The Study of Religion


Religion is a belief system that focuses on something or someone that is sacred to the people who follow it. Religion also involves moral beliefs and codes of behavior. It can have an impact on health and life expectancy as well as social interaction and community. Psychologists, scientists who study the human mind and brain, say that religion may meet a need in humans for spiritual experience. Some researchers think that the same neural circuitry is used for religious experiences as it is for physical sensations such as pain or pleasure.

The study of Religion is a broad field, encompassing textual, historical, linguistic and philosophical approaches to the subject. In addition to examining the boundaries that cultures have historically placed around what is sacred and profane, the study of religion can help students understand different viewpoints of the world. It can encourage the development of tolerance and respect for others who may be different from them.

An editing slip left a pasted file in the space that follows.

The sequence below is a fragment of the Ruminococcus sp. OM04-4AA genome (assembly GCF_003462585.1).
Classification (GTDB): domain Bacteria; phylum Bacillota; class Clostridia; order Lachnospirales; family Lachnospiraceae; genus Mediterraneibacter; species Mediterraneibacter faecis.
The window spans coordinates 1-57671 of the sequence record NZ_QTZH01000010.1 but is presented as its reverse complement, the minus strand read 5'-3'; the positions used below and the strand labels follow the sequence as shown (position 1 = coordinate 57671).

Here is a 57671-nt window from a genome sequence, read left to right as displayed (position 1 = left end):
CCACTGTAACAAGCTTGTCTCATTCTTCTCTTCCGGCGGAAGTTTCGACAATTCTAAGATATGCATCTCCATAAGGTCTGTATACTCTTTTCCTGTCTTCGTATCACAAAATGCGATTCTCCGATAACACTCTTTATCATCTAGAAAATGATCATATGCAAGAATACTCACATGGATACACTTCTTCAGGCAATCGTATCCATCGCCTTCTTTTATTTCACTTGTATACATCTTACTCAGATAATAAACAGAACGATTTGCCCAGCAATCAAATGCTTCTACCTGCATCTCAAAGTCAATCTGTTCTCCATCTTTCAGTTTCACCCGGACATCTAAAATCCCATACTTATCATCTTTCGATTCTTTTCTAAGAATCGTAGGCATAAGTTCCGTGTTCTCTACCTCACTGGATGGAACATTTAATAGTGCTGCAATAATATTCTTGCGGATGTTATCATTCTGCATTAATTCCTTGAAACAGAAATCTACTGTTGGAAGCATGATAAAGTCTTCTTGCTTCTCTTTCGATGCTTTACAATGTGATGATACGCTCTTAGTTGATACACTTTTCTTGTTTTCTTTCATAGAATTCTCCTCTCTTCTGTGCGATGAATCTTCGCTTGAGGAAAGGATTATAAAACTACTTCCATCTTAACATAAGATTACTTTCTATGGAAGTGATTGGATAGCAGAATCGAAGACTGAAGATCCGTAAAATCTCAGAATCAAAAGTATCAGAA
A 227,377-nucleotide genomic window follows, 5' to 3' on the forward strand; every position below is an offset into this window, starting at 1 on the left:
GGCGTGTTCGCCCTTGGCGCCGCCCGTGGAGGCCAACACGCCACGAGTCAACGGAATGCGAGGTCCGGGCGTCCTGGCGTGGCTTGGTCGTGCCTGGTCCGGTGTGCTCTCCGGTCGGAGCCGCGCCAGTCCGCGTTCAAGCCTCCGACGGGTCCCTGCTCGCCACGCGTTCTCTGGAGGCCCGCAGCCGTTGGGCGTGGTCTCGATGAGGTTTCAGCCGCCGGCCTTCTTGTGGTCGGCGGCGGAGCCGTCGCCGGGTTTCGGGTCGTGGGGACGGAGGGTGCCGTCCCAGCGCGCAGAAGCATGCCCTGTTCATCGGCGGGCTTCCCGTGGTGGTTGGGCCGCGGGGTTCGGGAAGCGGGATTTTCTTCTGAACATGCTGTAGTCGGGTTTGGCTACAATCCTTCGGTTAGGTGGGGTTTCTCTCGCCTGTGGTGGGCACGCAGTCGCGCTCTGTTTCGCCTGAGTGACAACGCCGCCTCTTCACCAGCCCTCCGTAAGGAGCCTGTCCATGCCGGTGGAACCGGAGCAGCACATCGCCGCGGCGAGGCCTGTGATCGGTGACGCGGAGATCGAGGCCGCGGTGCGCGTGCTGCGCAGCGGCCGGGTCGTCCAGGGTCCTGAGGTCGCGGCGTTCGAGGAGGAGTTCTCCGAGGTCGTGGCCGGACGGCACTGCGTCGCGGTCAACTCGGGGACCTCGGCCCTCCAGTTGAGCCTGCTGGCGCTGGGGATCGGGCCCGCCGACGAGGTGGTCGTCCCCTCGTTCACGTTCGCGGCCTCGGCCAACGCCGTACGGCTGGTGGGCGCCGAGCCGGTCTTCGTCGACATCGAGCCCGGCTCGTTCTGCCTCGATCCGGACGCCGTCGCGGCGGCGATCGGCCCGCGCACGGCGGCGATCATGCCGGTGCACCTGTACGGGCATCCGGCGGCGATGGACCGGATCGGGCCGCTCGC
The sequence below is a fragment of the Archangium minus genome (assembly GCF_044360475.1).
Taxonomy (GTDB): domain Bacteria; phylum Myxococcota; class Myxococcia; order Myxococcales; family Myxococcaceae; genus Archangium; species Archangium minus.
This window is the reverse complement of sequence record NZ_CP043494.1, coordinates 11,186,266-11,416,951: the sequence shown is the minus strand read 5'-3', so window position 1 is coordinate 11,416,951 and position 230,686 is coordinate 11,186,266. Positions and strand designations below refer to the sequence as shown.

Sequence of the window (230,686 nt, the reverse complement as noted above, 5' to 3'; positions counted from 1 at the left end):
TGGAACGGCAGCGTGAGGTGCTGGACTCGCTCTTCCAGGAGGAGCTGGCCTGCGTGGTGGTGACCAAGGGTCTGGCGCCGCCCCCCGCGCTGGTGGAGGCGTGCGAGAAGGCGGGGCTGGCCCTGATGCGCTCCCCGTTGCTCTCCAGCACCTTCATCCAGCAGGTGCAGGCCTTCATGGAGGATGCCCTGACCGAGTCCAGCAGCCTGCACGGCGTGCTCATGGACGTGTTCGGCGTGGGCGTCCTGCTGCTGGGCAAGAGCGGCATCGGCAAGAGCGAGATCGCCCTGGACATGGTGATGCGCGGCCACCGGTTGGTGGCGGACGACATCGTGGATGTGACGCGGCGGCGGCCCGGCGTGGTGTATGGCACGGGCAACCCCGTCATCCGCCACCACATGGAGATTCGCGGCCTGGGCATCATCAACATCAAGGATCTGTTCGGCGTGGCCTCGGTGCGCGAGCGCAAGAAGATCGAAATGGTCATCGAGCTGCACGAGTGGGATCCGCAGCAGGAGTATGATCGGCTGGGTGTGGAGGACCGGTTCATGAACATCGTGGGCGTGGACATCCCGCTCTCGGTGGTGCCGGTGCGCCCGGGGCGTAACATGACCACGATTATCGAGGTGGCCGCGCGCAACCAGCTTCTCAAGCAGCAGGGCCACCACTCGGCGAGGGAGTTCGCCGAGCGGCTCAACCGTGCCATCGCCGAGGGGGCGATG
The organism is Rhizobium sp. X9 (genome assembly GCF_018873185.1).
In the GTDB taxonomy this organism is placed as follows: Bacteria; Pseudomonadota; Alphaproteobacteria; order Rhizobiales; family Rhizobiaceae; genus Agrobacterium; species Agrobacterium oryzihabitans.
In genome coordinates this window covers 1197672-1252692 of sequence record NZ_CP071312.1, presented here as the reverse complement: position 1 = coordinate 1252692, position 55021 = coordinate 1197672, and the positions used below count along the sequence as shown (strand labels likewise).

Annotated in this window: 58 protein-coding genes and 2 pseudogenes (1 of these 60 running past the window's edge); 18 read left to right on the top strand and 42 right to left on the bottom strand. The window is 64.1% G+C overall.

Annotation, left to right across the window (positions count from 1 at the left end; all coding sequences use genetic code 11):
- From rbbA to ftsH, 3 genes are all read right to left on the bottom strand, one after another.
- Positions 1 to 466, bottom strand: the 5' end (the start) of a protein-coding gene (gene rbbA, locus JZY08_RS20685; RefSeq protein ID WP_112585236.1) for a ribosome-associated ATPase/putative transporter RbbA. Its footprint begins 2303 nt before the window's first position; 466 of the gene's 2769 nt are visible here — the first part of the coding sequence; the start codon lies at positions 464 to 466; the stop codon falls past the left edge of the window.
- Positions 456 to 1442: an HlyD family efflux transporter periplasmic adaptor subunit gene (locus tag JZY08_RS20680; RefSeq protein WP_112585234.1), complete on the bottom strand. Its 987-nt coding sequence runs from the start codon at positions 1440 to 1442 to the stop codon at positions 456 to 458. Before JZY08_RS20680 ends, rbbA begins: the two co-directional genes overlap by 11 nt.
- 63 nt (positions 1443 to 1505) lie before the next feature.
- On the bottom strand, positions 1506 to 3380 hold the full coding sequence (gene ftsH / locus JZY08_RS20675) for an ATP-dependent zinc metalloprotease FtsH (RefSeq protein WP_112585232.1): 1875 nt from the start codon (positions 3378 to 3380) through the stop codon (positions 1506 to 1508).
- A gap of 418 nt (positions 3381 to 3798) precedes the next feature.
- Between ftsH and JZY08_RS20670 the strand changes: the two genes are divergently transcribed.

Most scholars agree that there are at least four features needed for a religion to be defined as such: a central object of devotion, some kind of metaphysics, a set of rituals, and a set of rules for behavior. These four features are often referred to as the “monothetic model of religion” (Lincoln 2006). However, some critics argue that it is inappropriate to call anything a religion unless it has all of these characteristics. A few scholars have even rejected the notion of thing-hood, arguing that religion is a modern category invented by European colonialism.

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